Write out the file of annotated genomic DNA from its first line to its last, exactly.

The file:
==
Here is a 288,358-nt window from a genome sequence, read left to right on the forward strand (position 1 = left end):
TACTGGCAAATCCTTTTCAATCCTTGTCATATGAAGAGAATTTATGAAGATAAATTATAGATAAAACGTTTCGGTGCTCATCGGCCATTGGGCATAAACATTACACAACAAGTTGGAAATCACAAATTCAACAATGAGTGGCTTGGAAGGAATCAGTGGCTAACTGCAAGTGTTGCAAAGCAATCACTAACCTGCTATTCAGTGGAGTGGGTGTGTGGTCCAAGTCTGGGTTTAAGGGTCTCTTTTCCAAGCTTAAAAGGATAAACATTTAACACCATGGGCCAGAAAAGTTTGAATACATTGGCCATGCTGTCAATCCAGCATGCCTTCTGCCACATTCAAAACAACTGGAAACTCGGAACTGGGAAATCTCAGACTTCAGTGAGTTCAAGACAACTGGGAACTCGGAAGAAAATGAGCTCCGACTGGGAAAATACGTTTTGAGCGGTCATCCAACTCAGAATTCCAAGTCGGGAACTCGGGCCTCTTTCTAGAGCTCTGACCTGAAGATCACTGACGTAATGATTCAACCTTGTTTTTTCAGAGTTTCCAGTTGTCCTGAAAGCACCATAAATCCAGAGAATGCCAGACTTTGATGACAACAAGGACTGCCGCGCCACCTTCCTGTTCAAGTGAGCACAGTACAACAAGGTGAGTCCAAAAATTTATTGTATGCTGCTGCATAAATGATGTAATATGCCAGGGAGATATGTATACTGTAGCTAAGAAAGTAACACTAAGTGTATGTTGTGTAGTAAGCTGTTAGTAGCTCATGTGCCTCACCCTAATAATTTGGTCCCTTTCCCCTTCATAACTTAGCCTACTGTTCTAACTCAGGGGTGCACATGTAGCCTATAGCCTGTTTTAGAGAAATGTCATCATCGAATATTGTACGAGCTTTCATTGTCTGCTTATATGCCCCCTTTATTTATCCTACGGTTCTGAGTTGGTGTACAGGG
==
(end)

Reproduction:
Here is a 288,358-nt window from a genome sequence, read left to right on the forward strand (position 1 = left end):
TACTGGCAAATCCTTTTCAATCCTTGTCATATGAAGAGAATTTATGAAGATAAATTATAGATAAAACGTTTCGGTGCTCATCGGCCATTGGGCATAAACATTACACAACAAGTTGGAAATCACAAATTCAACAATGAGTGGCTTGGAAGGAATCAGTGGCTAACTGCAAGTGTTGCAAAGCAATCACTAACCTGCTATTCAGTGGAGTGGGTGTGTGGTCCAAGTCTGGGTTTAAGGGTCTCTTTTCCAAGCTTAAAAGGATAAACATTTAACACCATGGGCCAGAAAAGTTTGAATACATTGGCCATGCTGTCAATCCAGCATGCCTTCTGCCACATTCAAAACAACTGGAAACTCGGAACTGGGAAATCTCAGACTTCAGTGAGTTCAAGACAACTGGGAACTCGGAAGAAAATGAGCTCCGACTGGGAAAATACGTTTTGAGCGGTCATCCAACTCAGAATTCCAAGTCGGGAACTCGGGCCTCTTTCTAGAGCTCTGACCTGAAGATCACTGACGTAATGATTCAACCTTGTTTTTTCAGAGTTTCCAGTTGTCCTGAAAGCACCATAAATCCAGAGAATGCCAGACTTTGATGACAACAAGGACTGCCGCGCCACCTTCCTGTTCAAGTGAGCACAGTACAACAAGGTGAGTCCAAAAATTTATTGTATGCTGCTGCATAAATGATGTAATATGCCAGGGAGATATGTATACTGTAGCTAAGAAAGTAACACTAAGTGTATGTTGTGTAGTAAGCTGTTAGTAGCTCATGTGCCTCACCCTAATAATTTGGTCCCTTTCCCCTTCATAACTTAGCCTACTGTTCTAACTCAGGGGTGCACATGTAGCCTATAGCCTGTTTTAGAGAAATGTCATCATCGAATATTGTACGAGCTTTCATTGTCTGCTTATATGCCCCCTTTATTTATCCTACGGTTCTGAGTTGGTGTACAGGG